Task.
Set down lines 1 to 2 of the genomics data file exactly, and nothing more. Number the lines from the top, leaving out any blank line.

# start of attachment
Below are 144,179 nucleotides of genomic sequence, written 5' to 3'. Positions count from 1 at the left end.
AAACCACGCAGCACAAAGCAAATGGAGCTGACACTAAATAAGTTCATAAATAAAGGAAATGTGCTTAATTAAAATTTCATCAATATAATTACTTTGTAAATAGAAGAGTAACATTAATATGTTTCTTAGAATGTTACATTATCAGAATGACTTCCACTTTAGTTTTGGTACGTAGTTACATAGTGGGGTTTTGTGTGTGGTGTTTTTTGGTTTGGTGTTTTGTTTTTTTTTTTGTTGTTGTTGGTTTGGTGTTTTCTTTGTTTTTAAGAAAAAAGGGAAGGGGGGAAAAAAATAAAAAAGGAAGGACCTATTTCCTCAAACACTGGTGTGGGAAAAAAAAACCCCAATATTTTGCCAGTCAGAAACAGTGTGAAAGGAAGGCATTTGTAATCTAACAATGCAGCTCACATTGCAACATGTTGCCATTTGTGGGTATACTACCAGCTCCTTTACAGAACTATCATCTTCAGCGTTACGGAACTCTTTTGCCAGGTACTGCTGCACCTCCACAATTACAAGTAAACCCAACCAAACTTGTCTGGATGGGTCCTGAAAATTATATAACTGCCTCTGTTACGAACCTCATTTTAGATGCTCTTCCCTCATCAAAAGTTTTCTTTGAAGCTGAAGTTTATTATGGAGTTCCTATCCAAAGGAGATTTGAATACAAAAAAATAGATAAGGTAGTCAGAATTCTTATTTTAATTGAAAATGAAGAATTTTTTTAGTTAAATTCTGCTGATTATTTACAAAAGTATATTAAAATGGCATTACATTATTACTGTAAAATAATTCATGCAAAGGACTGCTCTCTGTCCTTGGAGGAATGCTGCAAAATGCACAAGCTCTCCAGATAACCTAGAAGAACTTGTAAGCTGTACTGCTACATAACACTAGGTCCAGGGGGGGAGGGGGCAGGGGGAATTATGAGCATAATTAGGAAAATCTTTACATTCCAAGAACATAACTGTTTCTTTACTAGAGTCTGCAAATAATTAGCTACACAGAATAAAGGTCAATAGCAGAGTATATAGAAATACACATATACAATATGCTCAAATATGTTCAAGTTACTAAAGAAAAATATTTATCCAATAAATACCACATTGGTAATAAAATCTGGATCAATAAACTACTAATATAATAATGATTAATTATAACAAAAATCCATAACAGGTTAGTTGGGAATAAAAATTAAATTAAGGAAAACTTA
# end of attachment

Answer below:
Below are 144,179 nucleotides of genomic sequence, written 5' to 3'. Positions count from 1 at the left end.
AAACCACGCAGCACAAAGCAAATGGAGCTGACACTAAATAAGTTCATAAATAAAGGAAATGTGCTTAATTAAAATTTCATCAATATAATTACTTTGTAAATAGAAGAGTAACATTAATATGTTTCTTAGAATGTTACATTATCAGAATGACTTCCACTTTAGTTTTGGTACGTAGTTACATAGTGGGGTTTTGTGTGTGGTGTTTTTTGGTTTGGTGTTTTGTTTTTTTTTTTGTTGTTGTTGGTTTGGTGTTTTCTTTGTTTTTAAGAAAAAAGGGAAGGGGGGAAAAAAATAAAAAAGGAAGGACCTATTTCCTCAAACACTGGTGTGGGAAAAAAAAACCCCAATATTTTGCCAGTCAGAAACAGTGTGAAAGGAAGGCATTTGTAATCTAACAATGCAGCTCACATTGCAACATGTTGCCATTTGTGGGTATACTACCAGCTCCTTTACAGAACTATCATCTTCAGCGTTACGGAACTCTTTTGCCAGGTACTGCTGCACCTCCACAATTACAAGTAAACCCAACCAAACTTGTCTGGATGGGTCCTGAAAATTATATAACTGCCTCTGTTACGAACCTCATTTTAGATGCTCTTCCCTCATCAAAAGTTTTCTTTGAAGCTGAAGTTTATTATGGAGTTCCTATCCAAAGGAGATTTGAATACAAAAAAATAGATAAGGTAGTCAGAATTCTTATTTTAATTGAAAATGAAGAATTTTTTTAGTTAAATTCTGCTGATTATTTACAAAAGTATATTAAAATGGCATTACATTATTACTGTAAAATAATTCATGCAAAGGACTGCTCTCTGTCCTTGGAGGAATGCTGCAAAATGCACAAGCTCTCCAGATAACCTAGAAGAACTTGTAAGCTGTACTGCTACATAACACTAGGTCCAGGGGGGGAGGGGGCAGGGGGAATTATGAGCATAATTAGGAAAATCTTTACATTCCAAGAACATAACTGTTTCTTTACTAGAGTCTGCAAATAATTAGCTACACAGAATAAAGGTCAATAGCAGAGTATATAGAAATACACATATACAATATGCTCAAATATGTTCAAGTTACTAAAGAAAAATATTTATCCAATAAATACCACATTGGTAATAAAATCTGGATCAATAAACTACTAATATAATAATGATTAATTATAACAAAAATCCATAACAGGTTAGTTGGGAATAAAAATTAAATTAAGGAAAACTTA